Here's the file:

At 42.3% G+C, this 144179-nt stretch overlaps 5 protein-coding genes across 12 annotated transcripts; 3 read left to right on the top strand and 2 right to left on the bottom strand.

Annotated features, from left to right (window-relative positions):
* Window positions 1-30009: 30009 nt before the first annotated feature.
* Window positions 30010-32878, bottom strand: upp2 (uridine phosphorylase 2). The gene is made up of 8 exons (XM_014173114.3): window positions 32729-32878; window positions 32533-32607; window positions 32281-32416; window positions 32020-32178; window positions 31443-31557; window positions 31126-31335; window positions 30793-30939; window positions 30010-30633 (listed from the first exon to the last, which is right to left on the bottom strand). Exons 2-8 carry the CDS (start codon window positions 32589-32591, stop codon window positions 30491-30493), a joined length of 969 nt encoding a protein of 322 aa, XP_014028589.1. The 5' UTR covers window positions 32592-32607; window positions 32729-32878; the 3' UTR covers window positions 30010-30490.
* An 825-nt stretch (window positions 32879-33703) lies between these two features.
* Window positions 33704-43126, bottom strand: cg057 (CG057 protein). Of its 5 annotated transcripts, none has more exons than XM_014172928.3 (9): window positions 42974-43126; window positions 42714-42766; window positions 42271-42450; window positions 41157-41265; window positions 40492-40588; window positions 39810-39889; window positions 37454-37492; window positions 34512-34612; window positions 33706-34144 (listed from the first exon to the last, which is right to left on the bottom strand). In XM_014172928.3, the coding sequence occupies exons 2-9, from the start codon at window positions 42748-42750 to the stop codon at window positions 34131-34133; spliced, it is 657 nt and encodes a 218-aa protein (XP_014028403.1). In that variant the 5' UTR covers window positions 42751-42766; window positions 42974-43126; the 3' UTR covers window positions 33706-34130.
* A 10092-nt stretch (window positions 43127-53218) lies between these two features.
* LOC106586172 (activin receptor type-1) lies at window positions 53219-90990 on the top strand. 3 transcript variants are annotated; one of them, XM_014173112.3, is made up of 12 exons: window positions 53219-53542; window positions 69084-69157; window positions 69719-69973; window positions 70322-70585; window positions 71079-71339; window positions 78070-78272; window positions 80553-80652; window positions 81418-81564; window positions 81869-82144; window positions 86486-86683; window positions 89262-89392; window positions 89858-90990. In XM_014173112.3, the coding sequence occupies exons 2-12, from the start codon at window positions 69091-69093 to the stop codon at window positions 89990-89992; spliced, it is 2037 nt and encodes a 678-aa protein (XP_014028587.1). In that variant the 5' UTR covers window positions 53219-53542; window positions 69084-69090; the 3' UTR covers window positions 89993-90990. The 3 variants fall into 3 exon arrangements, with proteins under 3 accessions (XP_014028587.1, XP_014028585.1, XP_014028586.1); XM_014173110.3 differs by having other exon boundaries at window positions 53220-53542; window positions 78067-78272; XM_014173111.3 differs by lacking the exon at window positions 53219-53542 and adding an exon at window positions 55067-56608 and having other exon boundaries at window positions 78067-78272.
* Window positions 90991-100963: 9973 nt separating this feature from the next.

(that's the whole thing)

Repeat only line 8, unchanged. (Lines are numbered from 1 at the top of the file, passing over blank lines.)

* LOC106586172 (activin receptor type-1) lies at window positions 53219-90990 on the top strand. 3 transcript variants are annotated; one of them, XM_014173112.3, is made up of 12 exons: window positions 53219-53542; window positions 69084-69157; window positions 69719-69973; window positions 70322-70585; window positions 71079-71339; window positions 78070-78272; window positions 80553-80652; window positions 81418-81564; window positions 81869-82144; window positions 86486-86683; window positions 89262-89392; window positions 89858-90990. In XM_014173112.3, the coding sequence occupies exons 2-12, from the start codon at window positions 69091-69093 to the stop codon at window positions 89990-89992; spliced, it is 2037 nt and encodes a 678-aa protein (XP_014028587.1). In that variant the 5' UTR covers window positions 53219-53542; window positions 69084-69090; the 3' UTR covers window positions 89993-90990. The 3 variants fall into 3 exon arrangements, with proteins under 3 accessions (XP_014028587.1, XP_014028585.1, XP_014028586.1); XM_014173110.3 differs by having other exon boundaries at window positions 53220-53542; window positions 78067-78272; XM_014173111.3 differs by lacking the exon at window positions 53219-53542 and adding an exon at window positions 55067-56608 and having other exon boundaries at window positions 78067-78272.